Nelson and Price have a long history that stretches back to the early 1960s, when Nelson played bass in the Cherokee Cowboys, Price’s touring band. His time with the band was brief, but the two of them became great friends over the years and even recorded a double album together in 2007.
The recording of the song is a full-circle moment for Nelson, he said in a video teasing the album’s release.
“People ask me who my favorite singers are, and I say, well, there’s Ray Price and there’s Frank Sinatra,” Nelson said in the video. “I don’t think there’s ever any doubt that one day I’d do a Ray Price tribute album.”
Album producer Fred Foster said, ” Ray said to me, ‘I don’t care what we do, I want to do ‘It Always Will Be.” And I know this would please Ray, that Willie’s doing this tribute to him…As much as Willie admired Ray, Ray equally admired Willie.”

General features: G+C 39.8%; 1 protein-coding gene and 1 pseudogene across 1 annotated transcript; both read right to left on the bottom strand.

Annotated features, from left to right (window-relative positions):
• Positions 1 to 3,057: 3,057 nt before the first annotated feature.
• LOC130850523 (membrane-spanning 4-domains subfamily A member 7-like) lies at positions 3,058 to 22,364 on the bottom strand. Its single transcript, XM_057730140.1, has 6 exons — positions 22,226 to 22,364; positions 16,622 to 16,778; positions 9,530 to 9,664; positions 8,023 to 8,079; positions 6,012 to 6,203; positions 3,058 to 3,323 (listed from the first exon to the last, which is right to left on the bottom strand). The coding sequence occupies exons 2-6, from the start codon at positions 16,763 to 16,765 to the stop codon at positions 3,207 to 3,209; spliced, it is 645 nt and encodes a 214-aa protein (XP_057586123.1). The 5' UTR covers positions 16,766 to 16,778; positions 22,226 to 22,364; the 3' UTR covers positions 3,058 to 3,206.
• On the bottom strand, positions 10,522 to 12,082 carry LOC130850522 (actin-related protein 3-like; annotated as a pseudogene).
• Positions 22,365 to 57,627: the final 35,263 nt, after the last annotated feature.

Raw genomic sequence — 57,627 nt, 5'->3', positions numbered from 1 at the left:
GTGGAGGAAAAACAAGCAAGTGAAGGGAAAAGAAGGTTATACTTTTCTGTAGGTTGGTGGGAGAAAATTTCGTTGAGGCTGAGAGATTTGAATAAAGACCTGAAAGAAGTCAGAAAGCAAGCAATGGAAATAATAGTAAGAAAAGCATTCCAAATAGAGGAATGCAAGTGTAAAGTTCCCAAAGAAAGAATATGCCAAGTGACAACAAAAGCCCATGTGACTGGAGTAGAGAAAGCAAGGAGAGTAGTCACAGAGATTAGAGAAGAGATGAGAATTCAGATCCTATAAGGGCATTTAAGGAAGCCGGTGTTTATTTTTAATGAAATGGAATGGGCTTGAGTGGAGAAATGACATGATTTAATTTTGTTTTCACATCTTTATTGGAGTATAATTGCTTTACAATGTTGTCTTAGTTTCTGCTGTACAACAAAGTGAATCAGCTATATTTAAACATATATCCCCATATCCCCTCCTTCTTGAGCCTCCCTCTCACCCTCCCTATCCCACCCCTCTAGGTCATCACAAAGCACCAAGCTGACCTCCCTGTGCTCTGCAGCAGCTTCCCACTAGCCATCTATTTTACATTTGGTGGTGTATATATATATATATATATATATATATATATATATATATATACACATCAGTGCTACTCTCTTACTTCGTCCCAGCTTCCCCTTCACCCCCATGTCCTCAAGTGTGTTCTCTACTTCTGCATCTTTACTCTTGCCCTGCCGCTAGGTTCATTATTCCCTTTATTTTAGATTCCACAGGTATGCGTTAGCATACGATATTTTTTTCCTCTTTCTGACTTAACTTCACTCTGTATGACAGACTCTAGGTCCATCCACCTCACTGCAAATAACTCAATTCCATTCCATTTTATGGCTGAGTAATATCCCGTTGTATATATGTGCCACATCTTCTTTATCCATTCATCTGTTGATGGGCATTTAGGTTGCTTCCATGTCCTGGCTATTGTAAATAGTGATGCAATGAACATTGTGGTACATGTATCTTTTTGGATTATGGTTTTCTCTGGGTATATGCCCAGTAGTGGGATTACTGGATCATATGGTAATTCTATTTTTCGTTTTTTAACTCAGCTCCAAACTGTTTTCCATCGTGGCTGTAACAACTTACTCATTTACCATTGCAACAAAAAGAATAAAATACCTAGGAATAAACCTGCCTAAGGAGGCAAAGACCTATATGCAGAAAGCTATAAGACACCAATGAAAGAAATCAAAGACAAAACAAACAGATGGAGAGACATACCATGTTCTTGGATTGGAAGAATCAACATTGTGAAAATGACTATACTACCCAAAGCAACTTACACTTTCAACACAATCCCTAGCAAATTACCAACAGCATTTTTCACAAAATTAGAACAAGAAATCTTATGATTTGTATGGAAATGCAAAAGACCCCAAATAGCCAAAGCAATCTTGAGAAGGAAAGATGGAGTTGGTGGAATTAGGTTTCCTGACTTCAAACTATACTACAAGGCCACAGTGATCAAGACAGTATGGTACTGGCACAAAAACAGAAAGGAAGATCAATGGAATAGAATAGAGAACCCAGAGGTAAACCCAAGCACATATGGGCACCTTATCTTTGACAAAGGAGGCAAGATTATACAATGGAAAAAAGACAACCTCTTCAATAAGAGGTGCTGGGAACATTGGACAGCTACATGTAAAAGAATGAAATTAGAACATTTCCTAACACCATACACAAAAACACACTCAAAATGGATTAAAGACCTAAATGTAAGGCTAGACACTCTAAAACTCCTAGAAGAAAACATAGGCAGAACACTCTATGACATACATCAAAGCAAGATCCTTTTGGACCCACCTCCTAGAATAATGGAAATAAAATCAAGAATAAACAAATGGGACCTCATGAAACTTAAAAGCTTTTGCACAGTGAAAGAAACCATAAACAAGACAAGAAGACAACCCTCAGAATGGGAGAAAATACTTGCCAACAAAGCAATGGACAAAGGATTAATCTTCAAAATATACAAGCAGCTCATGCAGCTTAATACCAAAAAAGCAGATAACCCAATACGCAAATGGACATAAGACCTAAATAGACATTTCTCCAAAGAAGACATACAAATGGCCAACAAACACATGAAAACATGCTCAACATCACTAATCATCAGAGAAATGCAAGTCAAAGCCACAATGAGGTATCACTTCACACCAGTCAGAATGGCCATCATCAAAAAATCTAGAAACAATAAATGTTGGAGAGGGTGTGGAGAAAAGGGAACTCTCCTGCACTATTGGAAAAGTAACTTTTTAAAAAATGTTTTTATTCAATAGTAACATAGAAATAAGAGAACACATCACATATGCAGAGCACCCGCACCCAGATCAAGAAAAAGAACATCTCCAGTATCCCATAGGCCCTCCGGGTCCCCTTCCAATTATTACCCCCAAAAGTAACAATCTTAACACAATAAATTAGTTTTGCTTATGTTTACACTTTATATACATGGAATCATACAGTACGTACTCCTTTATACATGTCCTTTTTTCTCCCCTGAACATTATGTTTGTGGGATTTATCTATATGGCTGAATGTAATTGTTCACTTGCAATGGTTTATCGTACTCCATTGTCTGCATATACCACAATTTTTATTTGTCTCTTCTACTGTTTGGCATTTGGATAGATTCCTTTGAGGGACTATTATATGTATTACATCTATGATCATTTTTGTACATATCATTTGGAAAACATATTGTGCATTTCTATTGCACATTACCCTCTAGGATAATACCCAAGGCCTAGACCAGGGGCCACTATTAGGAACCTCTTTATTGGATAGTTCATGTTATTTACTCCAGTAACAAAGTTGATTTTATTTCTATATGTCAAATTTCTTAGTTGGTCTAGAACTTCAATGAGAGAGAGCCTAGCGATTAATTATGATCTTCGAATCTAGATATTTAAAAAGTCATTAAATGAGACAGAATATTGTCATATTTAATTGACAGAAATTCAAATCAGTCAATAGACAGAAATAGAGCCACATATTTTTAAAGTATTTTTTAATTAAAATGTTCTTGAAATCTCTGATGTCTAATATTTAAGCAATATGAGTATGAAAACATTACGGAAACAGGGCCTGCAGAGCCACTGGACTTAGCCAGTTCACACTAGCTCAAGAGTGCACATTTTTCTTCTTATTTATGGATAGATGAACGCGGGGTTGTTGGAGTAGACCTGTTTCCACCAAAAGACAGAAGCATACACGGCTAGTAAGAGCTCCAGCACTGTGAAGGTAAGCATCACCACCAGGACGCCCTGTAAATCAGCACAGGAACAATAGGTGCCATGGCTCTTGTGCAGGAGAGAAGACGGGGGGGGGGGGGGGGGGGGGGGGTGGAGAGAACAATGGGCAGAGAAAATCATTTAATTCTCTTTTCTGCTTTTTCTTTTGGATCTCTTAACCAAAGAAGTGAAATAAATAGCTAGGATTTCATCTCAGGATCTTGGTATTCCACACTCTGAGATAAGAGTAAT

About the album:
Willie has teamed up with a pair of longtime friends (producer Fred Foster and conductor/arranger Bergen White) who, like Nelson, are American country music veterans with deep connections to the legendary Ray Price. Foster and White worked together to complete Ray Price’s final album, Beauty Is…, at Nashville’s Ocean Way Studios, where Willie Nelson has returned to create the magic of For The Good Times: A Tribute To Ray Price.
Follow Willie Nelson on Spotify – http://smarturl.it/WN_Spotify?IQid=yt…
Follow Willie Nelson on Twitter – http://smarturl.it/WillieNelson_TW?IQ…
Like Willie Nelson on Facebook – http://smarturl.it/WillieNelson_FB?IQ…
Visit the official Willie Nelson website: http://willienelson.com/